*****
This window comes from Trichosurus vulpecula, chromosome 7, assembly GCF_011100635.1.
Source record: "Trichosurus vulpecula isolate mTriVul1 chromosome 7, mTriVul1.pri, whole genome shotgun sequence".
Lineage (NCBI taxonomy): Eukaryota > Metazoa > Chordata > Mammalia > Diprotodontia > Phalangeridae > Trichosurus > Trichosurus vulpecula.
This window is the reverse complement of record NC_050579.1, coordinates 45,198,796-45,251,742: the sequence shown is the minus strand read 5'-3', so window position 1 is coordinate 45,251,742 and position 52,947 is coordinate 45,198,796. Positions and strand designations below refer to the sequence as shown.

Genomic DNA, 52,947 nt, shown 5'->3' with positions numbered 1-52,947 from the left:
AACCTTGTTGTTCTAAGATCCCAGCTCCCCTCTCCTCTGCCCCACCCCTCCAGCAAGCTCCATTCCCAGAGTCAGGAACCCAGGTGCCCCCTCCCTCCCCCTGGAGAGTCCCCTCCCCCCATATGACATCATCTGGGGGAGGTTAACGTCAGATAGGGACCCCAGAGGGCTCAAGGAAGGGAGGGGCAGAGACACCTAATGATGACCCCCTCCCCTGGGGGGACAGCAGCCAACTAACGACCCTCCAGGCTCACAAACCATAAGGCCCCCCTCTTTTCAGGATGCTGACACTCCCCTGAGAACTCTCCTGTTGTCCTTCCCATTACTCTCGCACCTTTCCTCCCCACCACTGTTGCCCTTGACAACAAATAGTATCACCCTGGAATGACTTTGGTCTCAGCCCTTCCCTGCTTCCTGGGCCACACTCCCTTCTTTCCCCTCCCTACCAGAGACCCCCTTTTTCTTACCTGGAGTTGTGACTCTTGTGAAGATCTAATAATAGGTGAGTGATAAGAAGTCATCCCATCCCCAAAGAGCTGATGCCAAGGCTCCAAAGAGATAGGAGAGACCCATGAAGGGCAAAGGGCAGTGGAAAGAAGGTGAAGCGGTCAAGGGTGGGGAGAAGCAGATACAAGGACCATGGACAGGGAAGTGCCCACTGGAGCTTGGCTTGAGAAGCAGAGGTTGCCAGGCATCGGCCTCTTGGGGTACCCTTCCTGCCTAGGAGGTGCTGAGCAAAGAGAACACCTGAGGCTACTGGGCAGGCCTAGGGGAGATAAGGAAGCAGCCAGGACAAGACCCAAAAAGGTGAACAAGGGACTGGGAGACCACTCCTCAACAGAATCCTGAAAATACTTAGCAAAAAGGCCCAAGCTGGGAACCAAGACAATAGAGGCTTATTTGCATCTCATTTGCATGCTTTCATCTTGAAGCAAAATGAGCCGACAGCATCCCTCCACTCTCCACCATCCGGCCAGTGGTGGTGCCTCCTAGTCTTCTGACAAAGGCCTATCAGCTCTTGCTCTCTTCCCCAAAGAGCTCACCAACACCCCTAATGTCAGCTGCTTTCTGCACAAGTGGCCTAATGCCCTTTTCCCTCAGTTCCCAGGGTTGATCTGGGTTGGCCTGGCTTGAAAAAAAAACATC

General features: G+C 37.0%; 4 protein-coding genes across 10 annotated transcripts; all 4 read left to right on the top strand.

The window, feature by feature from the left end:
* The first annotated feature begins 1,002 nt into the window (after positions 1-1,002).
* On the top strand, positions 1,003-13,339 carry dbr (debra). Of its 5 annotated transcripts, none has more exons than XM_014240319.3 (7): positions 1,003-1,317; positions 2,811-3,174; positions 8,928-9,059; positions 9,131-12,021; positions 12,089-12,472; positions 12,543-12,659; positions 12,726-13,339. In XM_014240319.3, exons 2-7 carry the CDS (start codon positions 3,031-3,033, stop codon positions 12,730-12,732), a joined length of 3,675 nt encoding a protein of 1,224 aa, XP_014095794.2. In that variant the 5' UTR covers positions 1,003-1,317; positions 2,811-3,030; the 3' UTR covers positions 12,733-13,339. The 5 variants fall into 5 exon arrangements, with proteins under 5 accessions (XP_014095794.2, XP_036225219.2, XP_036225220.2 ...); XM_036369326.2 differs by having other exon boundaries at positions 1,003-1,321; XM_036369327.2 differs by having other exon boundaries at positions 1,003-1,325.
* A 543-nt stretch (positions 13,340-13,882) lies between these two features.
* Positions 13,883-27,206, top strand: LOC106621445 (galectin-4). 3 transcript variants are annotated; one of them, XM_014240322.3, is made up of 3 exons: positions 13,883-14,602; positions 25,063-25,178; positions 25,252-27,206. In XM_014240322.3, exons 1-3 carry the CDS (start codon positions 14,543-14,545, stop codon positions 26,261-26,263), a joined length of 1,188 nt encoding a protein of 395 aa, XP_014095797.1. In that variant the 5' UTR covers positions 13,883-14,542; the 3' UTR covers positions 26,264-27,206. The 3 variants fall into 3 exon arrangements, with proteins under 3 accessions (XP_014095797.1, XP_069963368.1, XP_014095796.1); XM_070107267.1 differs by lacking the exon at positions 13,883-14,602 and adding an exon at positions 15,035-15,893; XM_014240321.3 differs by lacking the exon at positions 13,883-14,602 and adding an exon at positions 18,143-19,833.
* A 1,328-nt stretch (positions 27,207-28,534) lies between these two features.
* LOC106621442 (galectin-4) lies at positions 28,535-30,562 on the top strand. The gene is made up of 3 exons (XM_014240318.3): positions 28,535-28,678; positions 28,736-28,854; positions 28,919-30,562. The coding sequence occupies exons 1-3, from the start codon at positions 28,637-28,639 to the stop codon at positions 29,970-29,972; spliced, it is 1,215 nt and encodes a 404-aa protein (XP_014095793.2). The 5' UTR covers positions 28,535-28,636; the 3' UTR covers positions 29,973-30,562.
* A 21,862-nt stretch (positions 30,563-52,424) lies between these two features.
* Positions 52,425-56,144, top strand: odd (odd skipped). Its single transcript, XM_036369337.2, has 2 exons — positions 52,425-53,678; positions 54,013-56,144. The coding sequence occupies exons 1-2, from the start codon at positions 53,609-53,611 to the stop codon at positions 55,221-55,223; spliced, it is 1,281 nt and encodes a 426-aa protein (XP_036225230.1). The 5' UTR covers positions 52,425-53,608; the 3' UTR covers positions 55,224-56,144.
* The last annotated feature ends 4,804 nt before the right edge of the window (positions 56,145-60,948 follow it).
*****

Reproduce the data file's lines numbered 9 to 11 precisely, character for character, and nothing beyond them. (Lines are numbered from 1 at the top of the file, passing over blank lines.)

* The first annotated feature begins 1,002 nt into the window (after positions 1-1,002).
* On the top strand, positions 1,003-13,339 carry dbr (debra). Of its 5 annotated transcripts, none has more exons than XM_014240319.3 (7): positions 1,003-1,317; positions 2,811-3,174; positions 8,928-9,059; positions 9,131-12,021; positions 12,089-12,472; positions 12,543-12,659; positions 12,726-13,339. In XM_014240319.3, exons 2-7 carry the CDS (start codon positions 3,031-3,033, stop codon positions 12,730-12,732), a joined length of 3,675 nt encoding a protein of 1,224 aa, XP_014095794.2. In that variant the 5' UTR covers positions 1,003-1,317; positions 2,811-3,030; the 3' UTR covers positions 12,733-13,339. The 5 variants fall into 5 exon arrangements, with proteins under 5 accessions (XP_014095794.2, XP_036225219.2, XP_036225220.2 ...); XM_036369326.2 differs by having other exon boundaries at positions 1,003-1,321; XM_036369327.2 differs by having other exon boundaries at positions 1,003-1,325.
* A 543-nt stretch (positions 13,340-13,882) lies between these two features.